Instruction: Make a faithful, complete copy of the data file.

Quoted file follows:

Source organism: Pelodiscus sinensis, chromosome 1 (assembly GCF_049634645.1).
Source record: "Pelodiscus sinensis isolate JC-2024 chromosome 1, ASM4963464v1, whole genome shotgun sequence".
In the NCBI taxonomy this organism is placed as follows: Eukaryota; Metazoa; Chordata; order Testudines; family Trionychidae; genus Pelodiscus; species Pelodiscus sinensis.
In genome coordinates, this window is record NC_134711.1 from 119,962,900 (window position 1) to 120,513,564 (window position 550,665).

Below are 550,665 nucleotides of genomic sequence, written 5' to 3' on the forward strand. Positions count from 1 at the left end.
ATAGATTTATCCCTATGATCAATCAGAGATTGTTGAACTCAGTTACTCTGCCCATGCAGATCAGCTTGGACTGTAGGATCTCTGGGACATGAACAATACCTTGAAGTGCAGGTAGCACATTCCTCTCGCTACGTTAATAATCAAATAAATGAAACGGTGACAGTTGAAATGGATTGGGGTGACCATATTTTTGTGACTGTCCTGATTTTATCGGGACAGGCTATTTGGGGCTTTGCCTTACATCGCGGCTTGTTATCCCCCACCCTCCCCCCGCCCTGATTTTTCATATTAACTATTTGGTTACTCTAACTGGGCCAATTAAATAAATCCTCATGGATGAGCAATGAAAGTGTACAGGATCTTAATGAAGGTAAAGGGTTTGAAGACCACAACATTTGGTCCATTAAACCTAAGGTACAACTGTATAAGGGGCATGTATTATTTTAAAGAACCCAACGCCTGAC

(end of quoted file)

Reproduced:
Source organism: Pelodiscus sinensis, chromosome 1 (assembly GCF_049634645.1).
Source record: "Pelodiscus sinensis isolate JC-2024 chromosome 1, ASM4963464v1, whole genome shotgun sequence".
In the NCBI taxonomy this organism is placed as follows: Eukaryota; Metazoa; Chordata; order Testudines; family Trionychidae; genus Pelodiscus; species Pelodiscus sinensis.
In genome coordinates, this window is record NC_134711.1 from 119,962,900 (window position 1) to 120,513,564 (window position 550,665).

Below are 550,665 nucleotides of genomic sequence, written 5' to 3' on the forward strand. Positions count from 1 at the left end.
ATAGATTTATCCCTATGATCAATCAGAGATTGTTGAACTCAGTTACTCTGCCCATGCAGATCAGCTTGGACTGTAGGATCTCTGGGACATGAACAATACCTTGAAGTGCAGGTAGCACATTCCTCTCGCTACGTTAATAATCAAATAAATGAAACGGTGACAGTTGAAATGGATTGGGGTGACCATATTTTTGTGACTGTCCTGATTTTATCGGGACAGGCTATTTGGGGCTTTGCCTTACATCGCGGCTTGTTATCCCCCACCCTCCCCCCGCCCTGATTTTTCATATTAACTATTTGGTTACTCTAACTGGGCCAATTAAATAAATCCTCATGGATGAGCAATGAAAGTGTACAGGATCTTAATGAAGGTAAAGGGTTTGAAGACCACAACATTTGGTCCATTAAACCTAAGGTACAACTGTATAAGGGGCATGTATTATTTTAAAGAACCCAACGCCTGAC